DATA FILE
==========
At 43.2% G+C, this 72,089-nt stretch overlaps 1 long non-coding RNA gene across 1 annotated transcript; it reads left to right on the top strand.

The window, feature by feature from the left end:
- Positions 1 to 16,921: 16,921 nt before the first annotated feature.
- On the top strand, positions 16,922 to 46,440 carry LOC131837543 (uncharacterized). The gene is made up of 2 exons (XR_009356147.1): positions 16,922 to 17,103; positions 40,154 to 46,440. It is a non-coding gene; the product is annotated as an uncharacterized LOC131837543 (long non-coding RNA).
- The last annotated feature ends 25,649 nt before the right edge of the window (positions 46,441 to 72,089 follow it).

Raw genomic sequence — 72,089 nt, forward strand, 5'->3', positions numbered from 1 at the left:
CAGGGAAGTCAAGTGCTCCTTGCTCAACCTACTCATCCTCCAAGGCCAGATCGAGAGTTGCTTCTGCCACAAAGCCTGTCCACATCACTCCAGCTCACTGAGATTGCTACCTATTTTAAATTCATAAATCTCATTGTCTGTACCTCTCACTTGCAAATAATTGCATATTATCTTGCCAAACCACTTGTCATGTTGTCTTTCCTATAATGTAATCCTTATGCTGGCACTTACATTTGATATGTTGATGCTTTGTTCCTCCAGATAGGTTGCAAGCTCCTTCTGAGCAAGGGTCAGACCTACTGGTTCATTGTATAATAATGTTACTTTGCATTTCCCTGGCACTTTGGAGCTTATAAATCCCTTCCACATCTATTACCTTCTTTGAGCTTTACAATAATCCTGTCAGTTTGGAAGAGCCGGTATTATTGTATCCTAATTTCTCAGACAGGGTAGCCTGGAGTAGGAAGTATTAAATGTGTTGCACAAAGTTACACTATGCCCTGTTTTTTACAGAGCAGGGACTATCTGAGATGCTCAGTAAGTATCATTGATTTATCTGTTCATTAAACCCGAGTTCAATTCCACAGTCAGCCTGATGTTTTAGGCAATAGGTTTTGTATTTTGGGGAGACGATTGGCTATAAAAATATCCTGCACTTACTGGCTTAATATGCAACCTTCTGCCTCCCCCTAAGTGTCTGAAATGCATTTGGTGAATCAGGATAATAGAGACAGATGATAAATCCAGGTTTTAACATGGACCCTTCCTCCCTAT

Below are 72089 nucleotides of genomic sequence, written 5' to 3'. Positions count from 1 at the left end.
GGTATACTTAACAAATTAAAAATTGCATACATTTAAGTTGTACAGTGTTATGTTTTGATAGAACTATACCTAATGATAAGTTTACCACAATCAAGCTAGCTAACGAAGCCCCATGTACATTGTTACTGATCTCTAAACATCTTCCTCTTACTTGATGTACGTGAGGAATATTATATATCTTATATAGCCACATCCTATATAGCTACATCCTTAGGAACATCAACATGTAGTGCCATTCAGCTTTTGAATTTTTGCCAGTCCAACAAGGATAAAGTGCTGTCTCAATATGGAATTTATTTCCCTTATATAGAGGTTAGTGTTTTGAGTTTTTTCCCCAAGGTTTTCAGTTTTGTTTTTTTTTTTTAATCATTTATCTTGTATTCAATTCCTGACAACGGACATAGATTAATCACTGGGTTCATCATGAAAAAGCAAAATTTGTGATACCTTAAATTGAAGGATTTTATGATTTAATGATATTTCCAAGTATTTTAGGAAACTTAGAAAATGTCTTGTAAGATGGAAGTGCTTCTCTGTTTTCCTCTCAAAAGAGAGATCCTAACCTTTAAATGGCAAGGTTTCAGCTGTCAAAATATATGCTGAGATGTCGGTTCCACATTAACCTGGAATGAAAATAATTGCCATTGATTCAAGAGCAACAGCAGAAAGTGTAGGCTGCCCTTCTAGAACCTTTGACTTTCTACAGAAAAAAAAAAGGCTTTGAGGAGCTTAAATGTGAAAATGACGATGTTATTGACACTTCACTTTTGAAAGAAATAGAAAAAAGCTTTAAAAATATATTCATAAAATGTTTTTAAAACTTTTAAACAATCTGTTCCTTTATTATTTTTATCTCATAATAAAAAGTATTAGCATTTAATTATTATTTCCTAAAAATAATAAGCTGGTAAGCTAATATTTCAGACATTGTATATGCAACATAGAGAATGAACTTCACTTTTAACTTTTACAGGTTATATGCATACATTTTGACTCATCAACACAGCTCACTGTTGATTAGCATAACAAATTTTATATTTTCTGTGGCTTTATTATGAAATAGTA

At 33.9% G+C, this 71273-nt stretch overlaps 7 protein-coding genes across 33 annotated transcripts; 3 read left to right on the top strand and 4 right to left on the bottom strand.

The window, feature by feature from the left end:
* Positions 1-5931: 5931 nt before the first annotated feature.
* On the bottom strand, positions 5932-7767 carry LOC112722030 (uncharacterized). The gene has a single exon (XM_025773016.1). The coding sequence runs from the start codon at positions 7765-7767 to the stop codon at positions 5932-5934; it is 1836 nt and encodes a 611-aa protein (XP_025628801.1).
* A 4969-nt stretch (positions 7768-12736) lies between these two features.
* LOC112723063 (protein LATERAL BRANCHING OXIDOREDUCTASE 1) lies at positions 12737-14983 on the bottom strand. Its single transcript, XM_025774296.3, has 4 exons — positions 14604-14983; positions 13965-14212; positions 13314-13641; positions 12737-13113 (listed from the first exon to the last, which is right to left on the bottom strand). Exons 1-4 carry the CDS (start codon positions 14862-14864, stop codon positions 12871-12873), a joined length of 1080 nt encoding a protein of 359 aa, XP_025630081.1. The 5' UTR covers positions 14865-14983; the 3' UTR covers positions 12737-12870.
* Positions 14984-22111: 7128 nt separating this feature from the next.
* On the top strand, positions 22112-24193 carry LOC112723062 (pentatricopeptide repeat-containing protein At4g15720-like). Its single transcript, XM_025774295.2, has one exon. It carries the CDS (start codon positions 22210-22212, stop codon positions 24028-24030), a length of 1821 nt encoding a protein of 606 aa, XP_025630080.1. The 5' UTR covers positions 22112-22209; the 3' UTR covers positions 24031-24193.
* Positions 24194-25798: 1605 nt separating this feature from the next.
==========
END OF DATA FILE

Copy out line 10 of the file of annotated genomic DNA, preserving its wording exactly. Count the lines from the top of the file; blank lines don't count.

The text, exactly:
At 33.9% G+C, this 71273-nt stretch overlaps 7 protein-coding genes across 33 annotated transcripts; 3 read left to right on the top strand and 4 right to left on the bottom strand.